Play activity plays a large role in the development on young children. An example given by the text regards the process of learning number understanding. The example involved children spacial understanding of where the numbers 1-10 would fall on a line. Meaning that the child would “eyeball” where numbers belong on a line, example being 1 at the beginning of the line, 5 at the middle, and 10 belonging at the end. Those children who played board games with their families like chutes and ladders, a game that requires movement on tiles that are in sequential order from 1-10 or further, had a better understanding of numbers and performed better on the activity in class than those students who did not play such activities at home.

In chapter 3, there is also a concept call “pretend play” or more commonly known as make believe, where children take on roles with others pretending to be things or people they are not. This concept increases the child’s language development through social interaction and increases their theory of mind skills. Skills such as symbolic recognition where the child learns to see objects represent other things, such as riding a broom symbolizes a horse, knowing full well that the broom is not actually a horse.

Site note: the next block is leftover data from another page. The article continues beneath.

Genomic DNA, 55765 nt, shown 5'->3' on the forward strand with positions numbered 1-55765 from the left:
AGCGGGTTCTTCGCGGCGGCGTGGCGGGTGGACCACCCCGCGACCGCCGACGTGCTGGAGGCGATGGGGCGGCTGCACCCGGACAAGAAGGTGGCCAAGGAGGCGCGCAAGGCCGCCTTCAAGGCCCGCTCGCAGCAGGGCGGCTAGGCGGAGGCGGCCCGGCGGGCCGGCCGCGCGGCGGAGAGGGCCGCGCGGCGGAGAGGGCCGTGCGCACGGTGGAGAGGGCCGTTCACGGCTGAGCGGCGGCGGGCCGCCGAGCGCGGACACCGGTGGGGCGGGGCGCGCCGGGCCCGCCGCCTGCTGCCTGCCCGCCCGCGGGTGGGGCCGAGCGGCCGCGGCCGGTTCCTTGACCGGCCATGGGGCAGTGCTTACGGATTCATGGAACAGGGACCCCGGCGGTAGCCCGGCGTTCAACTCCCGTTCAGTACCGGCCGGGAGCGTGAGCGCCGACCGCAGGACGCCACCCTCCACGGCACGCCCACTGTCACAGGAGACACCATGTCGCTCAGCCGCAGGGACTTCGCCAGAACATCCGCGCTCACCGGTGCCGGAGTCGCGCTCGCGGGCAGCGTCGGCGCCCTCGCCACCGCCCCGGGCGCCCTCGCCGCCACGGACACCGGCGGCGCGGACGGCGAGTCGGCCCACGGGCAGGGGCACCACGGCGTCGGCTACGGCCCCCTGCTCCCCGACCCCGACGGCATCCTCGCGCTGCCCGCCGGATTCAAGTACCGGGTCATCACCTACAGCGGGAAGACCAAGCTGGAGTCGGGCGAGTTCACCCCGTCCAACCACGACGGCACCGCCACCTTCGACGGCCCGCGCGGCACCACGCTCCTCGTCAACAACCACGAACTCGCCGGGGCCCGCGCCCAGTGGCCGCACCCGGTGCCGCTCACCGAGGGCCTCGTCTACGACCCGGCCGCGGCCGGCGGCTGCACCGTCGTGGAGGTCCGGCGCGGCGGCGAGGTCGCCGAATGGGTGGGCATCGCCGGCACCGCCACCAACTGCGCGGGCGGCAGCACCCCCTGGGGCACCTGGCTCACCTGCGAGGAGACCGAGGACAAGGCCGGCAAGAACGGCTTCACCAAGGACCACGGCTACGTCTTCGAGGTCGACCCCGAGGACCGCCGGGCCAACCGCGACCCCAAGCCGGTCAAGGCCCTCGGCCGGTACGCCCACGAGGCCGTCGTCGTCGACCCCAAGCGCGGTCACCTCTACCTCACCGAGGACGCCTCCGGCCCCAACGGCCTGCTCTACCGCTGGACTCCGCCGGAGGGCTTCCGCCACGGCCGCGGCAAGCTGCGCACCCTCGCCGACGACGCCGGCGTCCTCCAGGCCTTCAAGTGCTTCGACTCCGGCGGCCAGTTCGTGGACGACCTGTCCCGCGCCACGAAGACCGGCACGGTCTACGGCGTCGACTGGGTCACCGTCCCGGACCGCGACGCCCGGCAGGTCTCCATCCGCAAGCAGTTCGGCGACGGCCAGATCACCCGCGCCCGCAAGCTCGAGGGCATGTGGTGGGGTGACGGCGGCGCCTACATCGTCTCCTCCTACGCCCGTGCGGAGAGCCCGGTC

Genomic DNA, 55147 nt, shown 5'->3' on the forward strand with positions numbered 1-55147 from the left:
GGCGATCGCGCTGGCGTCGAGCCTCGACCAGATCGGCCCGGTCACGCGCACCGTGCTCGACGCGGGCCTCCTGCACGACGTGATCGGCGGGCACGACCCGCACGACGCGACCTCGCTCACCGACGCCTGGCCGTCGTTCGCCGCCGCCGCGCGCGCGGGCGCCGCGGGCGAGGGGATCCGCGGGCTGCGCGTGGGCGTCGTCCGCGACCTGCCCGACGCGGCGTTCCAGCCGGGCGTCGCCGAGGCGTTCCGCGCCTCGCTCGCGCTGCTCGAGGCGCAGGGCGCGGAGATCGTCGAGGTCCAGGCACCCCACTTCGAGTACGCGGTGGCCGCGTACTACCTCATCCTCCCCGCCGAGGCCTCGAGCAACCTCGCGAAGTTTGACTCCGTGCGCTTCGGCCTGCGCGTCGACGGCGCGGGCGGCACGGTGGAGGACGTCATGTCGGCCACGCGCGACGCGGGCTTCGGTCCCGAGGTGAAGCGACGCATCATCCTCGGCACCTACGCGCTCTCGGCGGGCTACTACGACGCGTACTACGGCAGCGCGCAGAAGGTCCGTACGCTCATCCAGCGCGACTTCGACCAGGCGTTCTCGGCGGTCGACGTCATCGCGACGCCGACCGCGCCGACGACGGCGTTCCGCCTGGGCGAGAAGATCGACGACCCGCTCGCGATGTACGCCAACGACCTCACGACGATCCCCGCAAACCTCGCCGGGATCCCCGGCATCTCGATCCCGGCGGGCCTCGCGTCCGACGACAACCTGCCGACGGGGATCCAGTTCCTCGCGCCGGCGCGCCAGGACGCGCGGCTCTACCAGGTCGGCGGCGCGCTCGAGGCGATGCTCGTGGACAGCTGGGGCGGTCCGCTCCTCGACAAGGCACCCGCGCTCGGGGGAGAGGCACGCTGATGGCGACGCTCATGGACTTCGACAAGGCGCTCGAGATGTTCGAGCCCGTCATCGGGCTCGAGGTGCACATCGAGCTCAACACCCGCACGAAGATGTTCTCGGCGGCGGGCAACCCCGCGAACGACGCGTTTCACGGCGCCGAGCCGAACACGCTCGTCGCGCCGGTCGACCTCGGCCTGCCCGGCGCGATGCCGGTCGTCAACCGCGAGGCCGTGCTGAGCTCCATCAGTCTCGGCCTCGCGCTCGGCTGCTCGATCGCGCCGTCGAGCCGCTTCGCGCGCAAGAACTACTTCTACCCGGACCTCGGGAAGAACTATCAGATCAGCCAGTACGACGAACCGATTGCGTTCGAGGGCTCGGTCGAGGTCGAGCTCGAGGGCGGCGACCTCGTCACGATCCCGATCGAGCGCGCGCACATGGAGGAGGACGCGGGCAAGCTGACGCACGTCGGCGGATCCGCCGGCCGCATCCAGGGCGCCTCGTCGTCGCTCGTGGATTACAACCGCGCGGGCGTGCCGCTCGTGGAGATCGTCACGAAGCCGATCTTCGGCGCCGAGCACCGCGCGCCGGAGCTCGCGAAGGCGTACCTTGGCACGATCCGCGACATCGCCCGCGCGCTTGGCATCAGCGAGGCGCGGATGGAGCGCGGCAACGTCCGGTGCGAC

Another example given in the text is that of exploratory play. A bit similar to pretend play, however doesn’t necessarily need to be social. This concept explains that when children are left on their own with a variety of toys or objects, children naturally begin to explore them. This leads to the child sorting, organizing, learning their properties. This results in the child learning about spacial relations, numbers, and how to categorize objects, among other skills. The example in the text describes an activity performed by Mix, Moore, and Holcomb where children matched items occording to their properties, such as three turtles and three flowers, the quantity being the relation. Those that failed the test were given materials to take home and practice the skill for 6 weeks which included a container with slots as well as items that corresponded to the slots. After the 6 weeks of playing, the children had improved numerical equivalence.

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